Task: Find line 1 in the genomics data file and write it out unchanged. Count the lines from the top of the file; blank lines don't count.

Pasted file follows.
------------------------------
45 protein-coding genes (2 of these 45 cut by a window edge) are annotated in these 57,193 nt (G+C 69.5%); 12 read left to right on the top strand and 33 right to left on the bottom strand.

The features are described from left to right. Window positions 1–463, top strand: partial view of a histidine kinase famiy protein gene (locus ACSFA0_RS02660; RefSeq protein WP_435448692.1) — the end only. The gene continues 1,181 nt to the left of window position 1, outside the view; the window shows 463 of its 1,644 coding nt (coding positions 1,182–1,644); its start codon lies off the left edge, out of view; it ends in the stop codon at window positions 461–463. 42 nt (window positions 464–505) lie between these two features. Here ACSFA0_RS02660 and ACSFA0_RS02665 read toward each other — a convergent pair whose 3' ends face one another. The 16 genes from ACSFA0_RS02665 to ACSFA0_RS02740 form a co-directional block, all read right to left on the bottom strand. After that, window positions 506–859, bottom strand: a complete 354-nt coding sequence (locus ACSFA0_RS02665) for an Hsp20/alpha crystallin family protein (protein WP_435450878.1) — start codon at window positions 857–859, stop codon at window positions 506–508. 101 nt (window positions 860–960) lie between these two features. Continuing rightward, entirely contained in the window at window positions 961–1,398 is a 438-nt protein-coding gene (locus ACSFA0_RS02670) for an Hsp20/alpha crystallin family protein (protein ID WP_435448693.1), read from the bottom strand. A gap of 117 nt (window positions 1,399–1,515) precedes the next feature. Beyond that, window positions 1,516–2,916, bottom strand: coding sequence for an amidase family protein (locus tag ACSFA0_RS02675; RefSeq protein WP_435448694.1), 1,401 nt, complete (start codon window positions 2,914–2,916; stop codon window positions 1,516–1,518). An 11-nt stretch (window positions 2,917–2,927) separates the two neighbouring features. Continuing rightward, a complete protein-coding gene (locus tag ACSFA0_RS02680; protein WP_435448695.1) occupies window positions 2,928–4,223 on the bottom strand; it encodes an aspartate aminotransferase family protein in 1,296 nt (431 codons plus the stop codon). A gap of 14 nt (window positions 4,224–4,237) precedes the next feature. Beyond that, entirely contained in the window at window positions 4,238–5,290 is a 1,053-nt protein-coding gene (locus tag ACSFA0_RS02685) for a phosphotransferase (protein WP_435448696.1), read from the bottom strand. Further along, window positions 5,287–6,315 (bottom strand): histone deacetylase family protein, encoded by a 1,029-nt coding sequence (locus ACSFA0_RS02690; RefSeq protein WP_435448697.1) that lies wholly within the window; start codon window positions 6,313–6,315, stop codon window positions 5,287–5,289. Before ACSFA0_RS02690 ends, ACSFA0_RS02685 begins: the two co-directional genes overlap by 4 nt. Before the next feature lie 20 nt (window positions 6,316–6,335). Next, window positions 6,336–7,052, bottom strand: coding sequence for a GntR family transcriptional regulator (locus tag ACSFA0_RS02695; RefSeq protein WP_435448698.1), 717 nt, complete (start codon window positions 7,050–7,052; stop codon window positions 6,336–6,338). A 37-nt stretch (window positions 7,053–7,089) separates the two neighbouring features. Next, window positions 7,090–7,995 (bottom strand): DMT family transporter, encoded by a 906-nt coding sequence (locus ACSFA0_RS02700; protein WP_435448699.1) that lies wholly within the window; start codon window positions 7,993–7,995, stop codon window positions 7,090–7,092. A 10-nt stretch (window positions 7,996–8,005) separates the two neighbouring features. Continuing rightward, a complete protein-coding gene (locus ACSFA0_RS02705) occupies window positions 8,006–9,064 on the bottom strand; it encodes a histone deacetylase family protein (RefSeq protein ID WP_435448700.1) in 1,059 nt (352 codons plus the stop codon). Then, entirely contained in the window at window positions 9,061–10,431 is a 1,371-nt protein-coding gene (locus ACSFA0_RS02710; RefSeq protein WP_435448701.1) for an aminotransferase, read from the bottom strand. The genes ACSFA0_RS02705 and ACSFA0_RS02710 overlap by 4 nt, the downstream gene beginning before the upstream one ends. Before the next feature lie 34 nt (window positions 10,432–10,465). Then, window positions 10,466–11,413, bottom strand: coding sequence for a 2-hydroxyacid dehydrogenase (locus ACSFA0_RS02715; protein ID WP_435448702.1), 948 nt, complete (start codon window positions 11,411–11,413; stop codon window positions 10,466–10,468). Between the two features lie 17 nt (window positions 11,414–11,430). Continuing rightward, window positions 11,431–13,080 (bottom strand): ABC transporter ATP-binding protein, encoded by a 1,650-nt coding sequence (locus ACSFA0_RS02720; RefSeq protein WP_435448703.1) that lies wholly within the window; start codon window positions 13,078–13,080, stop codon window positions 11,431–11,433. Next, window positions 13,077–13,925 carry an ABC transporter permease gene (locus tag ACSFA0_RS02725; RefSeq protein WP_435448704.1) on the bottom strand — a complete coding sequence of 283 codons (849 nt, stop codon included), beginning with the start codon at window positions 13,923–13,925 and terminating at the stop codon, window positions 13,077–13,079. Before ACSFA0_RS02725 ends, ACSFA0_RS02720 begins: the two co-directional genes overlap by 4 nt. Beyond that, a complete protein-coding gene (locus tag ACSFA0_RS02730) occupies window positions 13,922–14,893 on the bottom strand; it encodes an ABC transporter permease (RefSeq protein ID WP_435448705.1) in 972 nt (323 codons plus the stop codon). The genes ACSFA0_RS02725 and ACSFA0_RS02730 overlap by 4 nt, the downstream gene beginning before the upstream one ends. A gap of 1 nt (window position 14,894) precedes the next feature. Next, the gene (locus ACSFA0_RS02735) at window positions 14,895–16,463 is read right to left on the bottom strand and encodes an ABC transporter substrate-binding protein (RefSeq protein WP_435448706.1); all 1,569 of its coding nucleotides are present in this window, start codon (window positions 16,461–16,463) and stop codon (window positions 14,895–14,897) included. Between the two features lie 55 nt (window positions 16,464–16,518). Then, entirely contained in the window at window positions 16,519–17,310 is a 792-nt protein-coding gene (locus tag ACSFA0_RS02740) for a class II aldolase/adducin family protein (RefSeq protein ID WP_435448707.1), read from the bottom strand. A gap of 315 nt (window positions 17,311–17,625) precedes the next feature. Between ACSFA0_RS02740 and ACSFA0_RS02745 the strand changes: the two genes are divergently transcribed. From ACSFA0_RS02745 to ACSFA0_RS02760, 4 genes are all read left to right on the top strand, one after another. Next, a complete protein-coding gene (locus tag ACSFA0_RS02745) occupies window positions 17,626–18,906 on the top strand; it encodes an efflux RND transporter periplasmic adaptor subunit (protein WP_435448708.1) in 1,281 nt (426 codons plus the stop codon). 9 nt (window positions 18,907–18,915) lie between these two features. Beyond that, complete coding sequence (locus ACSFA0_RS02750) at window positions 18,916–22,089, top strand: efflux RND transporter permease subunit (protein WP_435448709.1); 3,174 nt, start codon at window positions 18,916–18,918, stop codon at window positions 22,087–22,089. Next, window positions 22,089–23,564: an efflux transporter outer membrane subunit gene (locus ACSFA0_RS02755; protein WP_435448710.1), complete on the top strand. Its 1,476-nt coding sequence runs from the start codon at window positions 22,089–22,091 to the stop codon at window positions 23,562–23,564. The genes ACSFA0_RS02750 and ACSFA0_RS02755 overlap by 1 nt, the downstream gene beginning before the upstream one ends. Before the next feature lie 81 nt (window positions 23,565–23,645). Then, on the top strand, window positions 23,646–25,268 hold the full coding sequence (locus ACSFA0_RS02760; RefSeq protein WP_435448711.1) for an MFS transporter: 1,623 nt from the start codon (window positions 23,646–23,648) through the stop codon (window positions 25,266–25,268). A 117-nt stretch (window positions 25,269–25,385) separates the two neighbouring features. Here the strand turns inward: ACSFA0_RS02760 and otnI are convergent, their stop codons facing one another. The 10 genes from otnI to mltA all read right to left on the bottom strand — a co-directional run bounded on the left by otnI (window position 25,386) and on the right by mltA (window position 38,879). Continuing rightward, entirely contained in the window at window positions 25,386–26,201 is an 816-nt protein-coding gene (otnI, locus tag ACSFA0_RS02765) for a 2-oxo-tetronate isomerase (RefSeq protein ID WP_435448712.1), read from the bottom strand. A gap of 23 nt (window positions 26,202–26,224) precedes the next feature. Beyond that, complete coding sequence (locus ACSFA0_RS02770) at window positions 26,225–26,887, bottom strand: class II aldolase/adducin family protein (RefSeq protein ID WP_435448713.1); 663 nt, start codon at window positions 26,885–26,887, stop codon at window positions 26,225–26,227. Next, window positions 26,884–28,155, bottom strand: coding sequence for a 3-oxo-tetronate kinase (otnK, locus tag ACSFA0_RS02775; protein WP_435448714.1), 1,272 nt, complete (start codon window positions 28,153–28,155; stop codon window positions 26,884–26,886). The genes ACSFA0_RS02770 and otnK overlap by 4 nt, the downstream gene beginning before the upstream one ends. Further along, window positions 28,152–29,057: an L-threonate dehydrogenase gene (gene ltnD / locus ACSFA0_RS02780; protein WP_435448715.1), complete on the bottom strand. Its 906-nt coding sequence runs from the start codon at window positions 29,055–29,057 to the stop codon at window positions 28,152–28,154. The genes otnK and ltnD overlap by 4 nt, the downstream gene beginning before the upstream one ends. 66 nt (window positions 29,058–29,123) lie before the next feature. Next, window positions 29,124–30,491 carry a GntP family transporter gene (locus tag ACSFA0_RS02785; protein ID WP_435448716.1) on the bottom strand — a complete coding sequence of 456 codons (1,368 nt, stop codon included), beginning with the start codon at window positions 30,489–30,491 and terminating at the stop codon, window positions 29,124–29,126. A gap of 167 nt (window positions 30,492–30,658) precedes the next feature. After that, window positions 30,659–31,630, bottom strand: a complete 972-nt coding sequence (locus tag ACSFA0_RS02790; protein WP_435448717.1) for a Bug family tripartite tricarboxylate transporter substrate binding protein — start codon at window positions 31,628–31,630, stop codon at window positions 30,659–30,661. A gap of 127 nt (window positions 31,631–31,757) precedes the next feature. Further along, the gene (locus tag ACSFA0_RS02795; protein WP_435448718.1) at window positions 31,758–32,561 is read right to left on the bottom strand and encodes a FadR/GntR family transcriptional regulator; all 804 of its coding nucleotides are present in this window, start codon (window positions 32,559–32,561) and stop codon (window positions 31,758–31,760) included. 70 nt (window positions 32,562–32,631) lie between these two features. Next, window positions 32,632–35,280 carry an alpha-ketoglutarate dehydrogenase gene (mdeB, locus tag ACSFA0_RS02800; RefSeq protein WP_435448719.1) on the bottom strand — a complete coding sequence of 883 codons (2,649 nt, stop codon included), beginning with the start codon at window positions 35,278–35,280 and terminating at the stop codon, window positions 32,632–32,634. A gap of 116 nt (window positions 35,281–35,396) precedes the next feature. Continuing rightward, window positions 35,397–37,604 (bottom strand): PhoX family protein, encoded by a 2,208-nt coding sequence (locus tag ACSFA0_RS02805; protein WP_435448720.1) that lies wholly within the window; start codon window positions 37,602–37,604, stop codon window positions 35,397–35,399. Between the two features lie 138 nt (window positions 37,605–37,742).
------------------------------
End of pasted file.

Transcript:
45 protein-coding genes (2 of these 45 cut by a window edge) are annotated in these 57,193 nt (G+C 69.5%); 12 read left to right on the top strand and 33 right to left on the bottom strand.